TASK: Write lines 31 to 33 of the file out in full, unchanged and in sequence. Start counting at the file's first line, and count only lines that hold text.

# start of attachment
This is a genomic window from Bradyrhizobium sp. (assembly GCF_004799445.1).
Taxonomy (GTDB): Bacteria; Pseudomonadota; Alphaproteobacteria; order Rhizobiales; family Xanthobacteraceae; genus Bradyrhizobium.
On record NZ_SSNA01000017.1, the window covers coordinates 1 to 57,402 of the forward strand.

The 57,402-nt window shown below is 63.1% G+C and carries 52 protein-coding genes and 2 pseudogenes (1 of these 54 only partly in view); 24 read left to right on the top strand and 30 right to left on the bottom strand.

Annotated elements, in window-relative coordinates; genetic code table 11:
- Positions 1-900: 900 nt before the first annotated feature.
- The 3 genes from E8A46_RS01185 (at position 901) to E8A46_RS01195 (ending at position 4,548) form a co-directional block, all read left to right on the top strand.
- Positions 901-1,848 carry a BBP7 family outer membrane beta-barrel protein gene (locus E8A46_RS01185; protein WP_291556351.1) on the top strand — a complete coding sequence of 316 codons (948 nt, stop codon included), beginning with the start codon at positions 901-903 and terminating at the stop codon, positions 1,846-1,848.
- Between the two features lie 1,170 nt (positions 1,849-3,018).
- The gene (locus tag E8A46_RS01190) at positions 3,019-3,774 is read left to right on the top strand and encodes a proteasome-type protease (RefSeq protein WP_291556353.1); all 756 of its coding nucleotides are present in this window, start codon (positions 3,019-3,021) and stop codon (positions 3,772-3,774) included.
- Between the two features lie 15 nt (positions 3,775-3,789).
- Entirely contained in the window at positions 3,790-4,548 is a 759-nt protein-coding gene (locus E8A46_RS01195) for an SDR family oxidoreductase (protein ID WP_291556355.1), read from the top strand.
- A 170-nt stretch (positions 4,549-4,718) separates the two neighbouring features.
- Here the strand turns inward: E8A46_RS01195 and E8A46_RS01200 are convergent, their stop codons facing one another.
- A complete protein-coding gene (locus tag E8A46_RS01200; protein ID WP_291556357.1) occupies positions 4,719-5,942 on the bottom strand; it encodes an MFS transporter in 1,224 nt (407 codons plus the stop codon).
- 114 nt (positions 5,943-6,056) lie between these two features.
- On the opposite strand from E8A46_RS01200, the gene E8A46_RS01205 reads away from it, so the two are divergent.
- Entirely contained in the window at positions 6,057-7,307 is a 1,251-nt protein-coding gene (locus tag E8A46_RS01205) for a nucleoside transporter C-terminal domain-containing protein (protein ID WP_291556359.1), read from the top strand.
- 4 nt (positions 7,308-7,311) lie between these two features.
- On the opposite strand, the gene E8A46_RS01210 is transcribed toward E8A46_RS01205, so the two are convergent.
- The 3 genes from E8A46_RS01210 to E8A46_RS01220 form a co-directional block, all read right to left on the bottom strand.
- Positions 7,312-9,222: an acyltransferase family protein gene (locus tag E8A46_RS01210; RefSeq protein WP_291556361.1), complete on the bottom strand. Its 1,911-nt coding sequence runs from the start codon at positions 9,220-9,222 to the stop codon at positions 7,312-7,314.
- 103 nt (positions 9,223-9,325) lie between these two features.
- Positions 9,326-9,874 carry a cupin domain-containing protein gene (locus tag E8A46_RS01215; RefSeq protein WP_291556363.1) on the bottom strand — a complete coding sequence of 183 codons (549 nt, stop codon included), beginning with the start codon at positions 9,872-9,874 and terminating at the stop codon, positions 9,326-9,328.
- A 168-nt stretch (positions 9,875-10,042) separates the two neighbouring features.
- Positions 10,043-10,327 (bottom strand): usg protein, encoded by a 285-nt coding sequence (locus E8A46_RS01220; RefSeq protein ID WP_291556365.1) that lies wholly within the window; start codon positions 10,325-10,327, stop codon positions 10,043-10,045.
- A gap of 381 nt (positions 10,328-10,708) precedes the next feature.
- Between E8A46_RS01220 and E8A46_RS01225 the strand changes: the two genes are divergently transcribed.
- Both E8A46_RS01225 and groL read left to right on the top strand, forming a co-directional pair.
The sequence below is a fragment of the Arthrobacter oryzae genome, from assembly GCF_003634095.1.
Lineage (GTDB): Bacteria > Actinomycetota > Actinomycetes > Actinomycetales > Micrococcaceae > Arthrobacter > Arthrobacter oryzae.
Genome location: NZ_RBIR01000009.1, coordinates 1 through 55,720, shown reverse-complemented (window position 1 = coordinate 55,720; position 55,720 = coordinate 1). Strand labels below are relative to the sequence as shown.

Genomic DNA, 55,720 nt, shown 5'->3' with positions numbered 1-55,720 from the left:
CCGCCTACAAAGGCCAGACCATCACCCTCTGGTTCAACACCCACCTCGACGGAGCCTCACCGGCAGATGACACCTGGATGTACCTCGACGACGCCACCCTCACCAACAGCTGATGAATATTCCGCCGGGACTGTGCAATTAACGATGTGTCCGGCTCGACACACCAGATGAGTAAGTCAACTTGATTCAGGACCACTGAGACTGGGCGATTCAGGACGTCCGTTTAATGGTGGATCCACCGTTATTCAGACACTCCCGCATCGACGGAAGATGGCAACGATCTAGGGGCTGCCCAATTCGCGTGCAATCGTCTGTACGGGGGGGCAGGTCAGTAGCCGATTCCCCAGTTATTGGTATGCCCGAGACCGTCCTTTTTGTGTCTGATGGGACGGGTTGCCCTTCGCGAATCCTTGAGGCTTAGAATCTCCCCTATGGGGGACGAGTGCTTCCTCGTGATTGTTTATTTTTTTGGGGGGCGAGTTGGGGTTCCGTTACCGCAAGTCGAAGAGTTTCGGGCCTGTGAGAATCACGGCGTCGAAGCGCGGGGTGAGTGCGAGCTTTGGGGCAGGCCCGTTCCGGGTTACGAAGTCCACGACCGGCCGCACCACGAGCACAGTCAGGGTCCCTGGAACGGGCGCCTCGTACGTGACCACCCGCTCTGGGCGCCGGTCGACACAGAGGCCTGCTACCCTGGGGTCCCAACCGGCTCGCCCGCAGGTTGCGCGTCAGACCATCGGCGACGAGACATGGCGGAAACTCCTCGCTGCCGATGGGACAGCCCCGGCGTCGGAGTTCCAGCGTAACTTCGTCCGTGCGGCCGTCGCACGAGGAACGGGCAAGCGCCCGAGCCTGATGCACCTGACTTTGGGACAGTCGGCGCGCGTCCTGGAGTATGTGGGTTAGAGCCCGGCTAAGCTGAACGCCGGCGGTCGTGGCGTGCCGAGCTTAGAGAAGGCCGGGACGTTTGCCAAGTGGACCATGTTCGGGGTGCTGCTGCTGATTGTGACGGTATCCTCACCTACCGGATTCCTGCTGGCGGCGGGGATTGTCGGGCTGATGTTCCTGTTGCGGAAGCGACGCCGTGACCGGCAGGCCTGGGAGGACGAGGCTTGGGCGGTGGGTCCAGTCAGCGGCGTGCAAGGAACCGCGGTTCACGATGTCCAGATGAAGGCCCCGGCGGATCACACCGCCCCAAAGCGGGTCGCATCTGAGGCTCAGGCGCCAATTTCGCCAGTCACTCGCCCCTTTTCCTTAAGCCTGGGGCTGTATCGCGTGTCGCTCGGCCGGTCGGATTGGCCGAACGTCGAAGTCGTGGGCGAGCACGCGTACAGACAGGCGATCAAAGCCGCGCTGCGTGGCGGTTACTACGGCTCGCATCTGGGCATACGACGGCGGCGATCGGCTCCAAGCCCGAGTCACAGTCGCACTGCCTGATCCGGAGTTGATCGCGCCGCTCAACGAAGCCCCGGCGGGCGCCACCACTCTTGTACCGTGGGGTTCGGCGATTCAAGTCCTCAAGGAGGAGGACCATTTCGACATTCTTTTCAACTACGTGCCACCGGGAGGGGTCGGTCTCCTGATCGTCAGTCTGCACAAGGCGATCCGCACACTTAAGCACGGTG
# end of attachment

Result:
Lineage (GTDB): Bacteria > Actinomycetota > Actinomycetes > Actinomycetales > Micrococcaceae > Arthrobacter > Arthrobacter oryzae.
Genome location: NZ_RBIR01000009.1, coordinates 1 through 55,720, shown reverse-complemented (window position 1 = coordinate 55,720; position 55,720 = coordinate 1). Strand labels below are relative to the sequence as shown.

Genomic DNA, 55,720 nt, shown 5'->3' with positions numbered 1-55,720 from the left: